Blogger Tim Stobbs reveals how he became mortgage-free
By Tim Stobbs, Special to The Star
If you have ever heard the phrase “A day late and a dollar short, ” it applies to me.
After spending six years looking forward to the day when I could burn my mortgage papers, my final lump sum payment was $1 short of paying off the $1,979 balance.
So instead of being mortgage-free on Oct. 31 which had been our goal, the final $1 came out on Nov. 1, which was the date for my next regular payment.
Rhea, my wife, and I had been working hard to be mortgage-free on Oct. 31. We had a well-defined plan over the past three years with a strong focus on reducing our debts and the discipline to stick to the plan, while coping with what life threw our way. A related goal was to save enough money to be able to retire by my 42nd birthday in another eight years.
We bought our four-bedroom house in 2006 for $190,000 and took out a $150,000 mortgage, which is tiny by today’s standards.
Today my house would be worth almost $400,000. At the time, we were a one-income family so I doubted I could ever pay it off this early. Yet with a combination of using my raises to increase our regular payments and then lump sum payments whenever possible, we paid it off in just over six years.
To celebrate, we threw a party where we enjoyed a buffet, good wine and cocktails, and shared the moment with some family and friends. I discovered my journey persuaded a few friends to increase their own mortgage payments to move toward mortgage freedom that much earlier for them.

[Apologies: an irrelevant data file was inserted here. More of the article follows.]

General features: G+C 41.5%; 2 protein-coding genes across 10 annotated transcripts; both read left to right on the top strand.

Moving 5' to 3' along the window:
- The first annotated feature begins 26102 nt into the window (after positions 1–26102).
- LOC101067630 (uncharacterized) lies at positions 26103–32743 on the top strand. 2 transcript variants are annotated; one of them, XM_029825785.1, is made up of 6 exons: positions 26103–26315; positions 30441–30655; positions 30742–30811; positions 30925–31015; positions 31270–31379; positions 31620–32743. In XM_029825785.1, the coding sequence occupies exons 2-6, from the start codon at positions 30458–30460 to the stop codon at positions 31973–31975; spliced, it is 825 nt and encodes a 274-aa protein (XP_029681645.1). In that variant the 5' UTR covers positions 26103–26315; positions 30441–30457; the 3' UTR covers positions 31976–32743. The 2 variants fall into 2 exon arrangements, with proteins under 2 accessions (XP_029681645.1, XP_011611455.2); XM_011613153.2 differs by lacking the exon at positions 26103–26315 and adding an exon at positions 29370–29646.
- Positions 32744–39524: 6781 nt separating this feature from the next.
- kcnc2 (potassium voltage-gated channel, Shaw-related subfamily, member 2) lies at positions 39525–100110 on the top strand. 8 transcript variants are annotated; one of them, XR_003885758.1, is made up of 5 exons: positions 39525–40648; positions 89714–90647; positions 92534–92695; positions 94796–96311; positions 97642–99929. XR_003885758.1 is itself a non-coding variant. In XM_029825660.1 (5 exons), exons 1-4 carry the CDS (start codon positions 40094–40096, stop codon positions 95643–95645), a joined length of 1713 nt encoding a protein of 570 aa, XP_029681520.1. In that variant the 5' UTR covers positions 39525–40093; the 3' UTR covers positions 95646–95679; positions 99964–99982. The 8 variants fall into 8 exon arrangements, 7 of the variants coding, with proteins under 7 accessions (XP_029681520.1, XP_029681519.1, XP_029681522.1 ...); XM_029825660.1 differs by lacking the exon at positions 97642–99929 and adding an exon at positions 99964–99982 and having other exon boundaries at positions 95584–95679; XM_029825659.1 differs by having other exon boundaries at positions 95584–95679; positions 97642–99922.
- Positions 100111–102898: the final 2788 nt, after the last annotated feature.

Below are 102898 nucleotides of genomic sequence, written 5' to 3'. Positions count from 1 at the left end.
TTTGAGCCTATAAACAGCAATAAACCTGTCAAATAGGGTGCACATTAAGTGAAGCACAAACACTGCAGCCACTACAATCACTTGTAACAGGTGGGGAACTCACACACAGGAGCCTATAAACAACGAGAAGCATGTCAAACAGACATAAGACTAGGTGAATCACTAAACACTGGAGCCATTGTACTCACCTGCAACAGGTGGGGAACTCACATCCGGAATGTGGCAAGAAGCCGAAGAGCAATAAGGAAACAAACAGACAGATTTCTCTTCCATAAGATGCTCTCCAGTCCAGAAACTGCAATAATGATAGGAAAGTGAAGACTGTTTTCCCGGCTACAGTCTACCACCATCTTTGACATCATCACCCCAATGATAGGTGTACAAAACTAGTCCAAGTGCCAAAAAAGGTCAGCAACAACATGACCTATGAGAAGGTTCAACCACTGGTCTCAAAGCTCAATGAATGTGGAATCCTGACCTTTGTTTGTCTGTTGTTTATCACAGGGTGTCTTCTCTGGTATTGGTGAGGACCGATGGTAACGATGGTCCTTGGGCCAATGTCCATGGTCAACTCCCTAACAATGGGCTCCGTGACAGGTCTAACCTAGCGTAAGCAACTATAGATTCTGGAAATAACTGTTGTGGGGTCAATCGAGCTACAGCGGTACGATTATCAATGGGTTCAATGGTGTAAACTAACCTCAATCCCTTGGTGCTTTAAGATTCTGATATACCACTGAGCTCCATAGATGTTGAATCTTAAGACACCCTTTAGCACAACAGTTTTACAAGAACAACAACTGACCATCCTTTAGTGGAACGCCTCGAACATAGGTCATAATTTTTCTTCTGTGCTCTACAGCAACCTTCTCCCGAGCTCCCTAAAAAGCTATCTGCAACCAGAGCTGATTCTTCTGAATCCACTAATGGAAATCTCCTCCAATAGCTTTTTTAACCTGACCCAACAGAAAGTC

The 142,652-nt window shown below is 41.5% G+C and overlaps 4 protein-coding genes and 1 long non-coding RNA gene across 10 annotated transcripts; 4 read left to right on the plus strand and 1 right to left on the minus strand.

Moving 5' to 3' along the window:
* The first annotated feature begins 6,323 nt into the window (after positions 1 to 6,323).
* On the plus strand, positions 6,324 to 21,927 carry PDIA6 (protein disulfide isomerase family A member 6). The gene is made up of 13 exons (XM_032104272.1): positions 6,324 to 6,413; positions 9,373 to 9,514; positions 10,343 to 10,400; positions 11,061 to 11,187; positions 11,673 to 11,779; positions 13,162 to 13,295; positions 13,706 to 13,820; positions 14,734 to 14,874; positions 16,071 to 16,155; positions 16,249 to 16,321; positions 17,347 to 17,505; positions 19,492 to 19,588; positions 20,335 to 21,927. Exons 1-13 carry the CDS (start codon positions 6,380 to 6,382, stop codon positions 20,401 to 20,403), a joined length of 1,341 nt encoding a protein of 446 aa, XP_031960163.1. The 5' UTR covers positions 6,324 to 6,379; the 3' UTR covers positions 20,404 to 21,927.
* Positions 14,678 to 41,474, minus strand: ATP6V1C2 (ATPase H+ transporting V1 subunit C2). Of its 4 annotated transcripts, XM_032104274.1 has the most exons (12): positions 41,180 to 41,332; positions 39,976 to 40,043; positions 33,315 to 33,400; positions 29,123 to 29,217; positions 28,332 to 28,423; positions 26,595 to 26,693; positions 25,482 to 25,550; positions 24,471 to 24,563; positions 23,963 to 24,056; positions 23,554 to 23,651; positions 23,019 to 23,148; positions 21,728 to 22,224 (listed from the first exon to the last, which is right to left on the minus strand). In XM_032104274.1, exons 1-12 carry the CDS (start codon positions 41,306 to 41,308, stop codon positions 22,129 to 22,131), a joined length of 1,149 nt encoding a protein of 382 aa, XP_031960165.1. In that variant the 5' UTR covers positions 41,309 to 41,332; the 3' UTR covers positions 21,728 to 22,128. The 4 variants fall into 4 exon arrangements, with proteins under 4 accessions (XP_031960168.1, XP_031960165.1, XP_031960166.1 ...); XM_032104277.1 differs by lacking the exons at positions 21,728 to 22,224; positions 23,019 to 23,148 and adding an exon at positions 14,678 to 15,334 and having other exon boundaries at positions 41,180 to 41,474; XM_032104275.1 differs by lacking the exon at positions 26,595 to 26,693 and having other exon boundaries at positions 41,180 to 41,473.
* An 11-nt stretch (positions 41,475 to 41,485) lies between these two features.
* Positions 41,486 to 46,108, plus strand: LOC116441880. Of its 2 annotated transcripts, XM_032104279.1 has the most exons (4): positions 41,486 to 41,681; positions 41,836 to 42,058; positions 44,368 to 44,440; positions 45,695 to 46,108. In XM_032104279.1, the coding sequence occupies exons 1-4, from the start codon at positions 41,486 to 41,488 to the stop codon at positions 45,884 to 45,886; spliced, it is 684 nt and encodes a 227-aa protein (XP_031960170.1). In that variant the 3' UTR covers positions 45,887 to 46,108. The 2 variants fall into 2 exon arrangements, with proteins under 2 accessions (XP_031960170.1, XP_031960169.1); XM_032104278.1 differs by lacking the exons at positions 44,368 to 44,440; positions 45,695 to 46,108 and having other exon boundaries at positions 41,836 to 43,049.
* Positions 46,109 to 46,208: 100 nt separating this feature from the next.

We dusted off an old tradition, lit a fire and tossed in our mortgage papers. I treated myself to a new Google Nexus 7 tablet. My wife, Rhea, ordered 30-yard line, 20 row up tickets for the 2013 Grey Cup in Regina. We plan to redo our kitchen floor with new cork and are taking a month-long vacation next year in the Maritimes.
The most common questions from friends are: What does it feel like and now what? As to the first question, paying off your mortgage is really about watching a number on a bank statement go to zero. It doesn’t really have much of an immediate impact. I suspect the true feeling of excitement will come at the end of this month when the $1,940 that went to the bank stays in my pocket. That’s almost $24,000 a year to save and spend on things that are important to us.
As to the second question, the majority of that money will go toward our retirement plans because we value our freedom so much. We also plan to donate some money to a project to build a wheelchair accessible spray park in our community.
It was a long road and more than once I doubted my decision. We could potentially have gotten a better rate of return investing, rather than paying down debt, which was a temptation to stop paying the mortgage off so quickly.
We also delayed a lot of want-list items, including some home renovation plans. Our vacations were close to home.
In the end, I’m thrilled because I have much more freedom. The choices are endless and that is the best feeling of all. I can think about a semi-retirement option in a few more years.
Another benefit of being mortgage-free is that it has reduced my workplace stress, because I have a cushion if for some reason I’m laid off or lose my job. If you are looking for a way to get a rock-solid sleep at night, I highly recommend paying off your mortgage.
Paying off your mortgage is a lot of work and you have to make sacrifices to get there.
I suggest that step one is increasing your payments. My mistake was waiting to get started.
You can follow Tim Stobbs’ attempt to retire early on his blog Canadian Dream: Free at 45.
- Understanding your mortgage may seem intimidating at first, but it's not as difficult as it sounds By Madhavi Acharya-Tom Yew, Toronto Star Learning more about how mortgages work could save you thousands of dollars in interest or penalties. There are three basic parts to a mortgage: the amortization, the term and the interest…